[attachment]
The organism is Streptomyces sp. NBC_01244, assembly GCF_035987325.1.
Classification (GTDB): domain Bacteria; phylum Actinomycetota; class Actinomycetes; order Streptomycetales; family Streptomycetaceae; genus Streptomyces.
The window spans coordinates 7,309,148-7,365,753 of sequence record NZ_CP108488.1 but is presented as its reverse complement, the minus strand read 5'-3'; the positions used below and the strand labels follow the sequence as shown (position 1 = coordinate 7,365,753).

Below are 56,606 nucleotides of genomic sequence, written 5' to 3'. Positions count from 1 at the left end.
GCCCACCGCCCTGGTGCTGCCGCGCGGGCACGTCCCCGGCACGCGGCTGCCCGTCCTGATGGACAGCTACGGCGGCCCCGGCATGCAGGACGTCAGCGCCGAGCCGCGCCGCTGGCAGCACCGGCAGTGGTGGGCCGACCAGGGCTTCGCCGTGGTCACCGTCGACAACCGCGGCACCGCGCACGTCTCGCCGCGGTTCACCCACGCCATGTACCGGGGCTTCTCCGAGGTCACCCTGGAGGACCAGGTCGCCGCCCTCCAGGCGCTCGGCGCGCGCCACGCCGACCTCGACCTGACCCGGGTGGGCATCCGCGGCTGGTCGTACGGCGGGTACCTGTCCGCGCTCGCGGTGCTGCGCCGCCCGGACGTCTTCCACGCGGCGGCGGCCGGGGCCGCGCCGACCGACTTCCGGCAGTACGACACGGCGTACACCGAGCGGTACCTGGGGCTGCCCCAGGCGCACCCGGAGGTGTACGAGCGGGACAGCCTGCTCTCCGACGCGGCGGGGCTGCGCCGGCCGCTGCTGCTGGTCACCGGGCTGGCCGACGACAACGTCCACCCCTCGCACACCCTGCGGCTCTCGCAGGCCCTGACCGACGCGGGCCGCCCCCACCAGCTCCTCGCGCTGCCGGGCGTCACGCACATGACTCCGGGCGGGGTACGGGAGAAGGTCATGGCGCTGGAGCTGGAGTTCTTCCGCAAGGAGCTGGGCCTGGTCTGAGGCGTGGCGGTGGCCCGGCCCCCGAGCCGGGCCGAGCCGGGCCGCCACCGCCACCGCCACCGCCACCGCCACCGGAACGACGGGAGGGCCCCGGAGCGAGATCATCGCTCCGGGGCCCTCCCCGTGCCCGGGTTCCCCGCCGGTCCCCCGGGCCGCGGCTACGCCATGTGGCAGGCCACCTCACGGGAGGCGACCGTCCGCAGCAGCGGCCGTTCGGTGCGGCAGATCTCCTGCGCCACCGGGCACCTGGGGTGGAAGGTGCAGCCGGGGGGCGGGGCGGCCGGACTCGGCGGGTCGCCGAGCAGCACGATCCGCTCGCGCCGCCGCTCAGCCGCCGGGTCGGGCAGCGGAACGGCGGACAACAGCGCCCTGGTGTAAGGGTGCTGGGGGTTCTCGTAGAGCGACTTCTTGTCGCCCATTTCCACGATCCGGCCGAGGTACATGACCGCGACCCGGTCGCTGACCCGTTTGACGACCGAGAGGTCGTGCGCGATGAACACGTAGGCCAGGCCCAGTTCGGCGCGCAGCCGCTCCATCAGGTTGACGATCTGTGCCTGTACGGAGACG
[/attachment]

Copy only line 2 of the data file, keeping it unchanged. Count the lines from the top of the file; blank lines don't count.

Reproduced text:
Classification (GTDB): domain Bacteria; phylum Actinomycetota; class Actinomycetes; order Streptomycetales; family Streptomycetaceae; genus Streptomyces.